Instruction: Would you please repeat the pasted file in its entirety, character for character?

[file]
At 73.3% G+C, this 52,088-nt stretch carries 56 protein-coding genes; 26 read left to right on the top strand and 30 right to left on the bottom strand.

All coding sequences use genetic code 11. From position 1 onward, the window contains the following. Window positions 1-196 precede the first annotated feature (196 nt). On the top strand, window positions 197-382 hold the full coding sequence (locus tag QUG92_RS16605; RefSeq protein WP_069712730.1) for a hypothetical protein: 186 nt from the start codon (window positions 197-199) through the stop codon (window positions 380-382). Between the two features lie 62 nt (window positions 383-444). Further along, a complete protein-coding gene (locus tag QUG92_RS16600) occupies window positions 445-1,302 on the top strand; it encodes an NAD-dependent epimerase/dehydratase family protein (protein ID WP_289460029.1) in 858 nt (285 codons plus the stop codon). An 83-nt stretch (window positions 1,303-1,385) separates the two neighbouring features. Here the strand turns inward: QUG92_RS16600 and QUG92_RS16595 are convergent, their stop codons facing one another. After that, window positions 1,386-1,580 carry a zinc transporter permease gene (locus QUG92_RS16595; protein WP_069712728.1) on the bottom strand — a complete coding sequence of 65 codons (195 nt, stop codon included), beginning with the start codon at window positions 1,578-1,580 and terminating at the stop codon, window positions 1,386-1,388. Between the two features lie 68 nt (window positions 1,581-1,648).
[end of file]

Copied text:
At 73.3% G+C, this 52,088-nt stretch carries 56 protein-coding genes; 26 read left to right on the top strand and 30 right to left on the bottom strand.

All coding sequences use genetic code 11. From position 1 onward, the window contains the following. Window positions 1-196 precede the first annotated feature (196 nt). On the top strand, window positions 197-382 hold the full coding sequence (locus tag QUG92_RS16605; RefSeq protein WP_069712730.1) for a hypothetical protein: 186 nt from the start codon (window positions 197-199) through the stop codon (window positions 380-382). Between the two features lie 62 nt (window positions 383-444). Further along, a complete protein-coding gene (locus tag QUG92_RS16600) occupies window positions 445-1,302 on the top strand; it encodes an NAD-dependent epimerase/dehydratase family protein (protein ID WP_289460029.1) in 858 nt (285 codons plus the stop codon). An 83-nt stretch (window positions 1,303-1,385) separates the two neighbouring features. Here the strand turns inward: QUG92_RS16600 and QUG92_RS16595 are convergent, their stop codons facing one another. After that, window positions 1,386-1,580 carry a zinc transporter permease gene (locus QUG92_RS16595; protein WP_069712728.1) on the bottom strand — a complete coding sequence of 65 codons (195 nt, stop codon included), beginning with the start codon at window positions 1,578-1,580 and terminating at the stop codon, window positions 1,386-1,388. Between the two features lie 68 nt (window positions 1,581-1,648).